General DescriptionThis area includes the river frontage from the PLA site in Royal Pier Road, eastwards as far as the lock and Canal Basin.
HistoryCentral to the area is one of the town's most striking features, New Tavern Fort; built in 1779/80, a poignant reminder of the role long played by Gravesend in the defence of the realm, as are the indicators of the Tudor blockhouse near the Canal Basin and the remains of another in front of the Royal Clarendon Hotel, just outside the area.
This historic defensive role has now been interlaced with leisure uses which take full advantage of the changes of level to provide a natural auditorium around the bandstand and a viewing platform for the river, which can be viewed at closer quarters along the promenade. A joint venture between the New Tavern Fort Project and the Borough Council for the restoration, rearmament and display of the fort has continued since 1975 with the aim to promote an understanding of its role as a defensive organism and a military community. It now has a museum within its structures. Within the gardens also stands Milton Chantry, a late fourteenth century building on the site of a former leper hospital. Converted to a dwelling at the Reformation, in the eighteenth century to a public house called the New Tavern, and used during the nineteenth century as a barracks and a hospital, it is now Gravesend's heritage centre.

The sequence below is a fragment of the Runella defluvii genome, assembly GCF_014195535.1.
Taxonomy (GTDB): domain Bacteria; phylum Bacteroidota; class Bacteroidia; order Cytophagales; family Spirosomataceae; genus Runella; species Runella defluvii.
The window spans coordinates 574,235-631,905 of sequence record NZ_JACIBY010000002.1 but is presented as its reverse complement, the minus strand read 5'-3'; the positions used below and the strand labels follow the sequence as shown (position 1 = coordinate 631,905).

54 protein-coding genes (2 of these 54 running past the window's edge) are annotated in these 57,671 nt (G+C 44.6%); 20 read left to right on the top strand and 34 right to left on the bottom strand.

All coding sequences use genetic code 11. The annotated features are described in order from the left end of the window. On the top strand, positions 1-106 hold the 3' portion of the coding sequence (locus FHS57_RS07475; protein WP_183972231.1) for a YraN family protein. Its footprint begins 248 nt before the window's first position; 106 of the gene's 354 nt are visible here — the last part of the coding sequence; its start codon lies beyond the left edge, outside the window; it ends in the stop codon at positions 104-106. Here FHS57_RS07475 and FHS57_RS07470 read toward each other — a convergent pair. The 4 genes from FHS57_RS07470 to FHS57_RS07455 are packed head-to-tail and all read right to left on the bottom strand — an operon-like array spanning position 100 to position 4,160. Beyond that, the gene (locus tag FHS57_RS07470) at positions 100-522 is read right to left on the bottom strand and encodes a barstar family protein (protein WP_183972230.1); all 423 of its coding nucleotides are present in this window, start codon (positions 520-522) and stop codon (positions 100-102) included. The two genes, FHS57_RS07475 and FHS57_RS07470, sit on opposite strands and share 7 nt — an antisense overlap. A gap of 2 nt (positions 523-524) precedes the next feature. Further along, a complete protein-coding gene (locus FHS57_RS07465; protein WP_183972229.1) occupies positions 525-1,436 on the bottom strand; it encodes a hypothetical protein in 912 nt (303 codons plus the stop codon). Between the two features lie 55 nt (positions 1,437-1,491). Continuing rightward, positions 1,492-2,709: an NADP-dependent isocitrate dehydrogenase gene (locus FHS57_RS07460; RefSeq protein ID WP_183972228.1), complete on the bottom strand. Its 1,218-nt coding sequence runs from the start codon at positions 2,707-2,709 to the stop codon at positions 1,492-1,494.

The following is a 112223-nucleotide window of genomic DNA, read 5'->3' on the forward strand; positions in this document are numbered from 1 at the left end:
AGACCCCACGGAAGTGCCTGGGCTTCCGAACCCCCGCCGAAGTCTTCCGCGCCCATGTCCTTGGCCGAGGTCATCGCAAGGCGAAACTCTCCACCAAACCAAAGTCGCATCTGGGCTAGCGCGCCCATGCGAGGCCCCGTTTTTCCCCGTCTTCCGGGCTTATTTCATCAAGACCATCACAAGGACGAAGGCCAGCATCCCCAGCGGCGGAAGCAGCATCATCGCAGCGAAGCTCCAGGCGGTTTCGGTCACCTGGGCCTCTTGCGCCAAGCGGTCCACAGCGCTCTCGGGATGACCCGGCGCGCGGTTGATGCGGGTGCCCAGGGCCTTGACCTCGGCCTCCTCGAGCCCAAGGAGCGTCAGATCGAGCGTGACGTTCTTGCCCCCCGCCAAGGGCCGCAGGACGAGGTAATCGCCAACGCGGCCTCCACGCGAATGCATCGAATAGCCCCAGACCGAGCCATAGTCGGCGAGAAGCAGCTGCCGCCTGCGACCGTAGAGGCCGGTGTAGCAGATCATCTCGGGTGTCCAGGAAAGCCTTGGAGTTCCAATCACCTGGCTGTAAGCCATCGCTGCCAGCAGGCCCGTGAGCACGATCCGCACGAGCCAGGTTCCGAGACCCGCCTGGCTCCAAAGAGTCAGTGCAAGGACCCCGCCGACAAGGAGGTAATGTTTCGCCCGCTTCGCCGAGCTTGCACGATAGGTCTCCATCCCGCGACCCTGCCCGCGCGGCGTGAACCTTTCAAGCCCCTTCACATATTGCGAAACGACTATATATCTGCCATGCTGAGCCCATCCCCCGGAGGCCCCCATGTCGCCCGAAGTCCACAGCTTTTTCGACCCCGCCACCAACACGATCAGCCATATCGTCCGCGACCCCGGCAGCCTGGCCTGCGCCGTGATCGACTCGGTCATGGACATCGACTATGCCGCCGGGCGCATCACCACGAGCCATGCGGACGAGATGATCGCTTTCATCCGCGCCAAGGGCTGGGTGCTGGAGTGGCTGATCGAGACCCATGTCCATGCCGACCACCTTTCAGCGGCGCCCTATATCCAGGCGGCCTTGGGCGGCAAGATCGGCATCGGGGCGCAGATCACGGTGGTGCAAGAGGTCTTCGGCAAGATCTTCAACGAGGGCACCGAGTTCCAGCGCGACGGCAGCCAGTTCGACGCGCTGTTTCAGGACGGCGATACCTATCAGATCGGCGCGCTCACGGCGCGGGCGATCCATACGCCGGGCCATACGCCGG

The Canal Basin is the western end of the Thames and Medway Canal. Built by the engineer William Tierney Clark, it was opened at the Gravesend end in 1824. It was not a success and was eventually abandoned for commercial use in 1935. The basin is now separated from the canal.